4 Outdated Ways to Decorate Entryways That Designers Say You Should Stop — And What to Do Instead

Keeping away from these outdated trends will ensure your entryway has timeless appeal

(Image credit: Brooke Schwab)

Don’t be fooled into thinking the entryway deserves less design attention than any other room — if anything, it deserves more consideration, as the place that welcomes you inside each and every day.

Even though you may not be hanging around in this area for extensive periods of time, it’s not a corridor or mere walk-through: your entryway should proudly set the tone for your whole home and should be embraced as any other space would.

Nevertheless, go easy with the notion of entryway trends — the aim should be to design a timeless elegance that can evolve over time. Where you're tempted to introduce trending designs, interior designers want you to stay ahead of the curve, so with that in mind, they told us to avoid these 4 outdated entryway ideas.

1. Bold geometrics

A half panelled wall, half light wallpaper entryway

Try instead: A subtler approach to pattern will add interest without being overwhelming.

(Image credit: Little Greene)

Patterns and prints, such as wallpaper ideas and fabrics are brilliant for introducing color, pattern and texture to a space. But while large, bold prints are an obvious design choice to feature, whereas small patterns often offer a more subtle effect that’s less easy to tire of.

‘Some of the bold geometric patterns can make an entryway feel dated,' says Perry Walter, Founder of Walter Studio Interior Design. 'At times these patterns can overpower a space. Smaller scale prints, solid colors and well-scaled furniture contribute a sense of spaciousness and serenity in an entryway, making it feel more inviting and calming.'

Taking a subtle stance on injecting the space with pattern will prevent it from dating so quickly as well as making it easier to change up the more temporary finishes throughout the seasons.

2. Mass produced furniture

an entryway with a built in bench

Try instead: Going bespoke with a design that makes sense for your space.

(Image credit: Lucas Madani. Design: Hauvette Madani)

Try to avoid over-produced furniture — it simply cannot be tailored to everybody's needs and can often come across as an impersonal bland feature, unless you’re a total minimalist.

A much better option is to find pieces that suit your lifestyle and everyday needs, ‘Furniture in the same style that fits like a glove isn’t visually exciting. Create a collection of wonderful finds from different eras that look beautiful together,’ advises interior designer, Kim Colwell. If you’ve a penchant for the one-of-a-kind finds, handcrafted pieces or family heirlooms this space is ideal for homing and utilizing them. 'Mix these pieces with modern elements, including a touch of mixed metals, to set the tone for the rest of your home,’ says Perry. You’ll gain character, style and perhaps even a conversation starter or two.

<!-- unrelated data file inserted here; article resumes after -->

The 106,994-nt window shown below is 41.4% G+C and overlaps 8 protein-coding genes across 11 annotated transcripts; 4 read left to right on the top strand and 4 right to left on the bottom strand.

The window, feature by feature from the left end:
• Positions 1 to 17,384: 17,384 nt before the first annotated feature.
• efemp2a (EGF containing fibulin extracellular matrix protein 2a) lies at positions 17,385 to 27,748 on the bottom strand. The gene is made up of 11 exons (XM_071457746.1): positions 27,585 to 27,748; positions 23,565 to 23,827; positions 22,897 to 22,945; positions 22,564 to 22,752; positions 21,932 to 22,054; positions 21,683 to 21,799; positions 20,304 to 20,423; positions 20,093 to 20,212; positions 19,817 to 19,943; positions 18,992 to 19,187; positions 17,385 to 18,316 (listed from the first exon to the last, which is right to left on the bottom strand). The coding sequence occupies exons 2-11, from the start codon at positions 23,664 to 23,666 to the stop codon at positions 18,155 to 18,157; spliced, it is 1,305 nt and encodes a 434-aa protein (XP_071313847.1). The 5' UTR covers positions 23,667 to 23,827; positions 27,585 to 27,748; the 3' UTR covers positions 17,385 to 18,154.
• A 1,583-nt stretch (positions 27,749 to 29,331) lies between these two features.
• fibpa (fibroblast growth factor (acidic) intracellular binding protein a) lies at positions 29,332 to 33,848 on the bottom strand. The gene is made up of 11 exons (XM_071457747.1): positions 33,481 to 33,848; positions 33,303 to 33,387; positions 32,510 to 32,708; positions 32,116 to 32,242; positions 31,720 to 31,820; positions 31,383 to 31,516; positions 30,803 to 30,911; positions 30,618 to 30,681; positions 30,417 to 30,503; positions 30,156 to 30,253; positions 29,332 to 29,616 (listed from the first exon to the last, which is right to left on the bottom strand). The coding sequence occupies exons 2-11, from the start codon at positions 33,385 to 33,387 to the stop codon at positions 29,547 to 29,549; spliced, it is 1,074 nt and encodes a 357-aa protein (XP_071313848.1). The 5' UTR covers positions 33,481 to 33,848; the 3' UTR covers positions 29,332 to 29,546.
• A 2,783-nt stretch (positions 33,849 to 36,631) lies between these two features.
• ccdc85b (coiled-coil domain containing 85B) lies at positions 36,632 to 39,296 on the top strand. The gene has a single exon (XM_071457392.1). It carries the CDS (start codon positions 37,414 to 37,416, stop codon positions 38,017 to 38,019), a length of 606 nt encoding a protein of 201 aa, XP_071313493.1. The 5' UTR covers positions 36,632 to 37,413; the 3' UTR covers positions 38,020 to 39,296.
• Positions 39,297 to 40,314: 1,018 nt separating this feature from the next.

If you're doing an entryway mudroom, built-ins are always preferable, to.

3. Overly matching themes

Entryway mudroom painted in a tasteful palette of cool colors

Try instead: Take a more organic approach to decorating an entryway

(Image credit: Alex Lukey. Design: Hali McDonald)

Forget trying too hard to match your colors and styles. Creating your own theme through choosing pieces and finishes you fall in love with will speak volumes in terms of generating that home feel you love to come back to at the end of the day.

‘Matchy design themes are never a good idea. A colorful throw, rug, a statement light, or unique pieces of art can add visual interest and create a lasting impression on your guests. While a touch of surprise is great for most entryways, a more classic approach with timeless furniture and artwork can also be very successful,’ says Perry.

4. All-White

A welcoming entryway in pale blue

Try instead: Go bolder with color choices — it's your first impression after all

(Image credit: Tim Lenz. Design: MK WORKSHOP)

An entryway above all should be a warm welcome as soon as you step inside, so it’s imperative to set the desired tone through your colour choice from the beginning. A neutral tone works great as a base, allowing you to then layer decor and any other finishes upon it, yet neutral doesn’t necessarily mean white.

In fact, nowadays neutrals are often any natural tones inspired by the great outdoors, so even if you choose to go minimalist in design features, the warmth from the base color will without a doubt emanate a warm energy, rather than feeling to clinical.. Off whites with warm undertones are fine, but consider delicate tones of green, brown, or even pink to function as a base and work from there. Even dark tones can be great colors for small entryways, when you want it to feel cozy and welcoming.

After all, this is the first impression you give when opening your front door, so personalize it, reflect your own style and make it a one to remember. You may be surprised with just how striking the outcome is and the pride you feel when opening the door to welcome guests inside.

Portia Carroll

Portia Carroll is an interior stylist, writer, and design consultant. With a background in interior architecture and design, she has a plethora of creative experience in the industry working with high end interior brands to capture beautiful spaces and products and enhance their qualities.